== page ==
October 15th, 2010
03:06 PM ET
In the Human Factor, Dr. Sanjay Gupta introduces you to a survivor who has overcome tremendous odds. Confronting a life obstacle – injury, illness or other hardship – they tapped their inner strength and found resilience they didn’t know they possessed. Be inspired by their successes, as we have been.
To fully appreciate the story of Mark Herzlich, it helps to understand how passionate he is about playing football.
"It's really my lifeblood, to be honest right now," says the Boston College linebacker. "I wake up in the morning, work out, go back, watch film, come out and practice and it's really what I do all fall... all spring, all winter."
But not so long ago Herzlich had a very different daily routine, shuttling between doctors' offices and hospitals. The 2008 ACC Defensive Player of the Year missed all of last season while he battled Ewing's sarcoma, a rare and often deadly form of bone cancer.
"In January 2009, I felt a small pain in my leg while I was playing squash with my mom," explains Herzlich.
He dismissed the pain at first, thinking it was from an ordinary bruise. But as the months went by, the pain increased. Eventually it became so intense he'd wake up screaming. Doctors couldn't pinpoint the source of pain until after his final exams, when a doctor in his hometown in Pennsylvania decided to do an MRI.
"He put the X-ray up on the board... and my whole left leg was completely white, meaning there was a tumor that surrounded my whole femur," Herzlich remembers. "And that's where they told me I wasn't going to play football again."
Herzlich's tumor hadn't spread past his leg. That meant he was in a much better position to beat the disease. He immediately began a rigorous treatment schedule: chemotherapy every day for two months and then radiation sessions before and after every chemo visit.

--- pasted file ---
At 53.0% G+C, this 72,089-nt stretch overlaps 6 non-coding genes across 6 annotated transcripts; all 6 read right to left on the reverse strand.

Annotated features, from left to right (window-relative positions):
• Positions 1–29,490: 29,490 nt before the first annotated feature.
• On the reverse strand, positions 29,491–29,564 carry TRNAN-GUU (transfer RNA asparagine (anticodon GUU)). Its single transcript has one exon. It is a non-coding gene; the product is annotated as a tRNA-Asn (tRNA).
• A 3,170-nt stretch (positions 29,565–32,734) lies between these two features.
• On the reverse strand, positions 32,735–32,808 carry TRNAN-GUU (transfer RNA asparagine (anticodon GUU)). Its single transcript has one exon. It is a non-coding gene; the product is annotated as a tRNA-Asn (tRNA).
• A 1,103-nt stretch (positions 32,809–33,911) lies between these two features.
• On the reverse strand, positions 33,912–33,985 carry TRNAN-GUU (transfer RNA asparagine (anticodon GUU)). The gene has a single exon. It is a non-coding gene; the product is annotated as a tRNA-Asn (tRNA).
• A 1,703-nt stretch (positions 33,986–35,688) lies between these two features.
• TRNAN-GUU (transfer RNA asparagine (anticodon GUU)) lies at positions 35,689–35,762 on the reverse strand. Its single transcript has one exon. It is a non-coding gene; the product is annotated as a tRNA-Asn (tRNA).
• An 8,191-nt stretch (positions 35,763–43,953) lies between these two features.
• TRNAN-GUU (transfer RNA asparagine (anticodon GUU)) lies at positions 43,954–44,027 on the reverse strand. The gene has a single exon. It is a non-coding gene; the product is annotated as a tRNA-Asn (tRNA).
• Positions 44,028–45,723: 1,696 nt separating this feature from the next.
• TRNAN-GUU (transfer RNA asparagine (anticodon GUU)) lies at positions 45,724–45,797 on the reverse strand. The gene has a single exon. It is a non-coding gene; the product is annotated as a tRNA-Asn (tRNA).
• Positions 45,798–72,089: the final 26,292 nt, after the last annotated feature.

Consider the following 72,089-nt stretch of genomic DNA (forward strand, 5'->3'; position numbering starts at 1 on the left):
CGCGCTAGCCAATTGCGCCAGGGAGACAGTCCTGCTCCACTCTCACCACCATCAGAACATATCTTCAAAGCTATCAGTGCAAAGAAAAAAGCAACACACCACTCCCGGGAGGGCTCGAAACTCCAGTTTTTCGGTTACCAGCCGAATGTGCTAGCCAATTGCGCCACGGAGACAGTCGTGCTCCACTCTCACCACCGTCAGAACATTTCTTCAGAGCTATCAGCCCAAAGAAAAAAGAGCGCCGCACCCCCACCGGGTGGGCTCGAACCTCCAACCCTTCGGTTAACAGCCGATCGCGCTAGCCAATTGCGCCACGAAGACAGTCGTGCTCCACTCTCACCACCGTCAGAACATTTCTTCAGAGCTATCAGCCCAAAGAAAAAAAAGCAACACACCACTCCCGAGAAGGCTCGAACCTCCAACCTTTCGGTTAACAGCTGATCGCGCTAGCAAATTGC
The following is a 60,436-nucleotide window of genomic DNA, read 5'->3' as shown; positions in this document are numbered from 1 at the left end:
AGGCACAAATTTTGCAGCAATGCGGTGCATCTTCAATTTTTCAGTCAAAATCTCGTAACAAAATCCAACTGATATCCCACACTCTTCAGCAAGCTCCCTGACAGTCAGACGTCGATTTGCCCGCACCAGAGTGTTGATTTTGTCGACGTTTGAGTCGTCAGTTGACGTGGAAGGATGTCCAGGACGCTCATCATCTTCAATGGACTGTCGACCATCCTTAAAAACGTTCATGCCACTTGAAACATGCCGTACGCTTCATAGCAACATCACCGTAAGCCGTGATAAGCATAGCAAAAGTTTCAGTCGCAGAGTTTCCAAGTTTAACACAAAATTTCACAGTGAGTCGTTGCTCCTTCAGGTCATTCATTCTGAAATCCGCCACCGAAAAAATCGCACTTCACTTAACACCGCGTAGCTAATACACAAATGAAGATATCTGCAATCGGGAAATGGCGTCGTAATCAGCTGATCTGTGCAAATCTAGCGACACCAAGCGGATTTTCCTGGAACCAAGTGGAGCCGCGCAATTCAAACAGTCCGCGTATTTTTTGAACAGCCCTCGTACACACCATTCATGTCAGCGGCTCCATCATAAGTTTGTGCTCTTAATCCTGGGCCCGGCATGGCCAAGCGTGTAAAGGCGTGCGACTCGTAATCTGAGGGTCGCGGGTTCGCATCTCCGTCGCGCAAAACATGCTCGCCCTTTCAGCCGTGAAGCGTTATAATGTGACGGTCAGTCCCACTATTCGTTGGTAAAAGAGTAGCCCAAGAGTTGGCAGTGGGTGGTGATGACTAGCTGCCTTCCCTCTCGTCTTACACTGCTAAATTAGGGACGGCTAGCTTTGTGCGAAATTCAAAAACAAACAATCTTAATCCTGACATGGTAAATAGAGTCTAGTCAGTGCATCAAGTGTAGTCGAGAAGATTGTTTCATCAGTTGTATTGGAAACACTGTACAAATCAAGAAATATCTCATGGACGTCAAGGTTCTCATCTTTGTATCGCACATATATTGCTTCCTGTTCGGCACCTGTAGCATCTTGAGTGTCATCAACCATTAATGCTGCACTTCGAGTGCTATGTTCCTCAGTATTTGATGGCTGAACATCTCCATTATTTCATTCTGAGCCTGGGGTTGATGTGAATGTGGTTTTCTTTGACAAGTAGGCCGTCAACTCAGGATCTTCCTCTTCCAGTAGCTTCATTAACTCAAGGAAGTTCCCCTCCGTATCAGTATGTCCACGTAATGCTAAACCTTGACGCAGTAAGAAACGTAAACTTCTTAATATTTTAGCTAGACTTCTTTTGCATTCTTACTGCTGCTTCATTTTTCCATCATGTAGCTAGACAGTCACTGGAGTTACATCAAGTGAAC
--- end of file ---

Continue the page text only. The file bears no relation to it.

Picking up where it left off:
Through it all, Herzlich maintained the same determination that had made him successful on the football field. He focused on only three things: getting better, beating cancer, and playing football again.
"I felt from Day One that it was my goal to get back on the field because I knew that if I got back on the field, then I would have come full circle," says Herzlich.
He wasn't fighting his battle alone. Aside from his family and friends, Herzlich's determination was inspiring people around the world, from his Boston College teammates to strangers as far away as Israel. Their support further propelled him to get through treatment.
"That's where it started to take on the role of not only am I fighting this and they're supporting me but I'm able to give something back to them," says Herzlich. "When you're down and out... and people are relying on you and finding inspiration in you, that gives you even more of a drive to get better and get through every treatment."
The support from others also has taken the form of successful fundraising efforts to benefit Ewing's Sarcoma. By the end of last season, Herzlich and his team had raised more than $200,000 for research. Herzlich already has presented one research grant to the Sarcoma Foundation of America.
But the fundraising, although a proud moment for Herzlich, wasn't what sustained him during his treatment. Throughout everything his singular focus remained playing football again.
"My goal was set for that date, September 4," says Herzlich. "I wanted to get back out on the field. I wanted to play again, be with my team, and really feel like the cancer was behind me."
Despite suffering a stress fracture in his foot and having less than a week to practice with his team before Boston College's season opener, Herzlich was back on the field on September 4. He's played in every game this season. He's the player who leads the team on to their home turf at Alumni Stadium.
And now that he's back on the field, so is his trademark determination.
"I don't want to lose any games, I don't want to lose anything," says Herzlich. "I don't accept losses. Beating cancer – I don't take an "L" for that one either."
Editor's note: For more on Herzlich, watch "The Human Factor" on Sanjay Gupta MD this weekend at 7:30 a.m. on CNN.
About this blog
Get a behind-the-scenes look at the latest stories from CNN Chief Medical Correspondent, Dr. Sanjay Gupta, Senior Medical Correspondent Elizabeth Cohen and the CNN Medical Unit producers. They'll share news and views on health and medical trends - info that will help you take better care of yourself and the people you love.